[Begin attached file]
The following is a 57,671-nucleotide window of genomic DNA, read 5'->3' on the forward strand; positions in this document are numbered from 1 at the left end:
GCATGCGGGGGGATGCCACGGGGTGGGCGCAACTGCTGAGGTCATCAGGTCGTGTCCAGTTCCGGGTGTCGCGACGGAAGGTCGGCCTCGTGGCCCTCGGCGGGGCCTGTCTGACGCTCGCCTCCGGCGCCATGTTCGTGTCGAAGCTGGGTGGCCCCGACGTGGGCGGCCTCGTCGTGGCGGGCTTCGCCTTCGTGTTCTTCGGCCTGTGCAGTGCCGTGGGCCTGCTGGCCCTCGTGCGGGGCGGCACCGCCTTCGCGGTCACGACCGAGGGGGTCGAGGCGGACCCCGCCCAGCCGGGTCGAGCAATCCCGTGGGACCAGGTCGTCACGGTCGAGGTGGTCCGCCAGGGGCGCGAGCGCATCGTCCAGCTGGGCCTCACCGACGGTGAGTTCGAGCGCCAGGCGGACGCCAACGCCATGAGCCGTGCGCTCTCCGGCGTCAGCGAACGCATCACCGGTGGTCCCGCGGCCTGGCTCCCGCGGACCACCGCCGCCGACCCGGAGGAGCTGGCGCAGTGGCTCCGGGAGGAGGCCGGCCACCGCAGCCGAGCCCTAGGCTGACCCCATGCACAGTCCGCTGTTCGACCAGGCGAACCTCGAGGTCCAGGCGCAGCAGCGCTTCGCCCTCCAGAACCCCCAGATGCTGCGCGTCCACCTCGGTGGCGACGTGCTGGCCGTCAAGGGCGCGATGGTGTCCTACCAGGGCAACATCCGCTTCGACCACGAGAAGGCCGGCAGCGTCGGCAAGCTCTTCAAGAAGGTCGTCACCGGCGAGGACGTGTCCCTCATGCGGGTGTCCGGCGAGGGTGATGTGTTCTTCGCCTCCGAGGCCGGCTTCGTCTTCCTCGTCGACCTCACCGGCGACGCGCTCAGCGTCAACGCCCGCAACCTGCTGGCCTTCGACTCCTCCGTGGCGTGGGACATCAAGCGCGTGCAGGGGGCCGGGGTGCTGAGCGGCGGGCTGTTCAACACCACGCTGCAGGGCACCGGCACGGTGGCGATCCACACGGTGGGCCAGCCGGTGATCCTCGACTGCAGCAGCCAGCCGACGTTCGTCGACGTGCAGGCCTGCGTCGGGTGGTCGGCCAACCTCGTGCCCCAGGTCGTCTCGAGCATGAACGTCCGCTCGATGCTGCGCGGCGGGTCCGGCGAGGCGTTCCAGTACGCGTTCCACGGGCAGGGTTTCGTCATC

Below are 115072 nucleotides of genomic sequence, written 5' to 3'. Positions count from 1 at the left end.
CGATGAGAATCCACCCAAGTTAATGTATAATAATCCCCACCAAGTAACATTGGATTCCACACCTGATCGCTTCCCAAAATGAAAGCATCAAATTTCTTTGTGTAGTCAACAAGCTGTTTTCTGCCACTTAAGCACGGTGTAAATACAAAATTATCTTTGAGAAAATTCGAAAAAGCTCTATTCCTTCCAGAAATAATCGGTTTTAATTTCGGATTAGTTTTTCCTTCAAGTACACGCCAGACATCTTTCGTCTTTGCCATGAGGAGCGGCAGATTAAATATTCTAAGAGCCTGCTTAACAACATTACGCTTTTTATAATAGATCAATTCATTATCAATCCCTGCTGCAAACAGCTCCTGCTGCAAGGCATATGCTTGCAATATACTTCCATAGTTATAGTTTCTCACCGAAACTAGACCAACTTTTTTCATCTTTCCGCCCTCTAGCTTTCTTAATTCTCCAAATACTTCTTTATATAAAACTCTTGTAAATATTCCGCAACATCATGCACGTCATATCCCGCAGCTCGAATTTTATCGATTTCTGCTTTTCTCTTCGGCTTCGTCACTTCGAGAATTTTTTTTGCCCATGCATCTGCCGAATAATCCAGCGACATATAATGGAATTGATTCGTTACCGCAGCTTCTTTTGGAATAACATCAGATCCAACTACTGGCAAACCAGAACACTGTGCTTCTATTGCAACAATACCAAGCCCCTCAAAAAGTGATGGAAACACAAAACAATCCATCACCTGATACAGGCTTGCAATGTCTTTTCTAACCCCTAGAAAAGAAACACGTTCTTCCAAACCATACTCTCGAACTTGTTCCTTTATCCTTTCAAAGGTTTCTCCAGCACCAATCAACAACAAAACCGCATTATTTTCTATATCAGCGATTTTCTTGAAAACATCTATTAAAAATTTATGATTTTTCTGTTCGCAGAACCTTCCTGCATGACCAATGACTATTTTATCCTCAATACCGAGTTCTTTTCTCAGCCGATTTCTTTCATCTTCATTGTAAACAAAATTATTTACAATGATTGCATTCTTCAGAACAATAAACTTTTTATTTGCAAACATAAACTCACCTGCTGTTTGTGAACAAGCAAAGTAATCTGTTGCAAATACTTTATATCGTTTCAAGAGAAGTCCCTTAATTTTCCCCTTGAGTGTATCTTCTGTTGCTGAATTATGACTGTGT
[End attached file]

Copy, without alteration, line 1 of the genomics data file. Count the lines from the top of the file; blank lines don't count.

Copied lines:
The following is a 57,671-nucleotide window of genomic DNA, read 5'->3' on the forward strand; positions in this document are numbered from 1 at the left end: